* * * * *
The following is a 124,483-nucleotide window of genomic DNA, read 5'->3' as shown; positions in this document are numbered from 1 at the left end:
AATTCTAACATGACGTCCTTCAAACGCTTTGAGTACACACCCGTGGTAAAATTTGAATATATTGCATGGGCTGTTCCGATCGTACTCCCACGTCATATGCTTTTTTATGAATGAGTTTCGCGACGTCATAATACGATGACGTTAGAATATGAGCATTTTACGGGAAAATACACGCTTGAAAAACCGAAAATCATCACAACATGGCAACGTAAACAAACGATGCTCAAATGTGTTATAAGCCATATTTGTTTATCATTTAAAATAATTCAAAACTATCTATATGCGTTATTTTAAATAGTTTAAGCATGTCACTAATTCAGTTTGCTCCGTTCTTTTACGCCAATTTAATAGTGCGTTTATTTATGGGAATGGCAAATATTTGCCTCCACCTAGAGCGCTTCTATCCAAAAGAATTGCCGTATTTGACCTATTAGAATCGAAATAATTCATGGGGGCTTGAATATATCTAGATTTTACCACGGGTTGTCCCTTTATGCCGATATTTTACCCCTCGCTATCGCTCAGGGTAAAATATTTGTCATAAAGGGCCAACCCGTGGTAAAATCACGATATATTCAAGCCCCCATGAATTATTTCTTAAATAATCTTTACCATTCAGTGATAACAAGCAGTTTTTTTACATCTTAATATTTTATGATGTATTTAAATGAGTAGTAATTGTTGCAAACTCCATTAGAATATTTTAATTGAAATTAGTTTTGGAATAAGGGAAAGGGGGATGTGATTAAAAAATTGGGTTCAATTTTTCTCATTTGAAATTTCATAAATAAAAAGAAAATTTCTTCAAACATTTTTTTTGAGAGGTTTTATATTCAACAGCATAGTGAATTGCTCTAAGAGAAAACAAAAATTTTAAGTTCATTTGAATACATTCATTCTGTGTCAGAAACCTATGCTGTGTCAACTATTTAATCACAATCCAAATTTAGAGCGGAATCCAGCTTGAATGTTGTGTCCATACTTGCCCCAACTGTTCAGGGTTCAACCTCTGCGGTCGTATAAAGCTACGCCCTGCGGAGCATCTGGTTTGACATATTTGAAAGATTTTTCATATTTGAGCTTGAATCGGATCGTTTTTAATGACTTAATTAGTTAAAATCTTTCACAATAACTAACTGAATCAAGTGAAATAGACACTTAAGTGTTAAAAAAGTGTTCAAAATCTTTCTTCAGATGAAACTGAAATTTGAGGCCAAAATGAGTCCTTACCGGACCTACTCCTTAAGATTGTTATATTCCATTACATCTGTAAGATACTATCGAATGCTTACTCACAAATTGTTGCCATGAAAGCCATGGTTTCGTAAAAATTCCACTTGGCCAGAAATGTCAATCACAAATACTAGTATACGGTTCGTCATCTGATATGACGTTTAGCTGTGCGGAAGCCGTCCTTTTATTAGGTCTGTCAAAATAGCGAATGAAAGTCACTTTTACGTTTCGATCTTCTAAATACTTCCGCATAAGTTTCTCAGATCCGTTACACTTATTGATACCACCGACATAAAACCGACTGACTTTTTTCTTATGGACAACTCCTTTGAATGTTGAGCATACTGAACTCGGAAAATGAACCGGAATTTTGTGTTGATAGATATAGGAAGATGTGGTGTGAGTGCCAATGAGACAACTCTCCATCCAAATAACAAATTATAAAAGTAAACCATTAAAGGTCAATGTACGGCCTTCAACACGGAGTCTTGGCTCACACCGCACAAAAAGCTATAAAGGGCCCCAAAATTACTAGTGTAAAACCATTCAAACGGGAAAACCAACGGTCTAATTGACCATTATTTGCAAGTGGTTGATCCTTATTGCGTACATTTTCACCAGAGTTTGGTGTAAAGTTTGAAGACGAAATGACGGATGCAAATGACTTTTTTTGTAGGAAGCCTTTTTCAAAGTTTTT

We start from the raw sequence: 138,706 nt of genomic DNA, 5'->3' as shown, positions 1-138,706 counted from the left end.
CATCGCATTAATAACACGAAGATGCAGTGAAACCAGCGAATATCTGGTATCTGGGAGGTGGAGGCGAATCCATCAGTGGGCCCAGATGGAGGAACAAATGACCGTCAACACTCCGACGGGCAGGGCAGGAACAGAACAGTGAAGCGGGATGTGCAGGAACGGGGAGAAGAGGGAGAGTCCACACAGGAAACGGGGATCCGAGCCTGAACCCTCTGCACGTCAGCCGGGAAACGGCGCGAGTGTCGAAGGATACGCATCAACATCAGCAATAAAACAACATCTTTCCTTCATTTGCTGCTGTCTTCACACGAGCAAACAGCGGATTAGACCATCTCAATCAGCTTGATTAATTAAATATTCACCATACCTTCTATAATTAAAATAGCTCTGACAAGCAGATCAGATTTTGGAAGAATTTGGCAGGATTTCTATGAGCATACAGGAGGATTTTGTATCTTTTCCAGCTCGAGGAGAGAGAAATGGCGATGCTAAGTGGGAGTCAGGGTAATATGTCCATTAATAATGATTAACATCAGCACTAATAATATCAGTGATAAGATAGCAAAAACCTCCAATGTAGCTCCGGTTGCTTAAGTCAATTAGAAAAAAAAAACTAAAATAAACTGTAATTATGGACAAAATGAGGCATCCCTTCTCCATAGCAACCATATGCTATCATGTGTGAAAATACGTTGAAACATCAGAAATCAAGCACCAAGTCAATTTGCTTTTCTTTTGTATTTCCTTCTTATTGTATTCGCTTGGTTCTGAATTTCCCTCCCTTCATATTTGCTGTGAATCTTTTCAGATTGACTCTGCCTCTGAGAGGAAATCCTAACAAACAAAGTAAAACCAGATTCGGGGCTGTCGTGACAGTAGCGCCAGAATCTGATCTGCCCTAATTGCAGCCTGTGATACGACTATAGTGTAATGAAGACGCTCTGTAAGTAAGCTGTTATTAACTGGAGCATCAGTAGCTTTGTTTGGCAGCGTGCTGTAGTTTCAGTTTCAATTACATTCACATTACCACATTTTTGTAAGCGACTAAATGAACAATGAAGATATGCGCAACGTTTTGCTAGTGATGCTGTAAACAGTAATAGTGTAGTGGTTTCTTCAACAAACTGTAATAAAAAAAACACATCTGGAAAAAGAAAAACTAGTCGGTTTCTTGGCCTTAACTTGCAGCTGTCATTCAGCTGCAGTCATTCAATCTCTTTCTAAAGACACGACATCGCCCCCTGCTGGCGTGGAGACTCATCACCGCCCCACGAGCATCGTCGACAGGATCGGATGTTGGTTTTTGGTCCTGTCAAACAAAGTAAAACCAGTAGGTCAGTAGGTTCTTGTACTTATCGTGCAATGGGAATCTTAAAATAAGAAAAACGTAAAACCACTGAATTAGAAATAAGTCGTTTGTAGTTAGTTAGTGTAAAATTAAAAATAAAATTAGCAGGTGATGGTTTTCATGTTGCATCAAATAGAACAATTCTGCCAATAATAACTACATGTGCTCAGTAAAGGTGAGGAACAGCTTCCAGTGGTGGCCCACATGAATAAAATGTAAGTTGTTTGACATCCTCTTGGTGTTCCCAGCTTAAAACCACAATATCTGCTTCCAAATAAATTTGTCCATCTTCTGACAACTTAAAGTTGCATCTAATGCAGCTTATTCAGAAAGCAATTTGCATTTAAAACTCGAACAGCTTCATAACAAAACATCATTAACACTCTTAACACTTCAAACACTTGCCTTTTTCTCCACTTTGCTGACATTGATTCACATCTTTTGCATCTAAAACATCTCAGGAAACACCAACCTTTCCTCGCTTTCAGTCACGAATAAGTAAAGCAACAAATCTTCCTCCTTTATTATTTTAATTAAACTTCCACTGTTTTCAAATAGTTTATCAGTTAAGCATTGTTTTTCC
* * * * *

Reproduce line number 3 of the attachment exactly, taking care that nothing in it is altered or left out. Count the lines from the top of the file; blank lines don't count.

We start from the raw sequence: 138,706 nt of genomic DNA, 5'->3' as shown, positions 1-138,706 counted from the left end.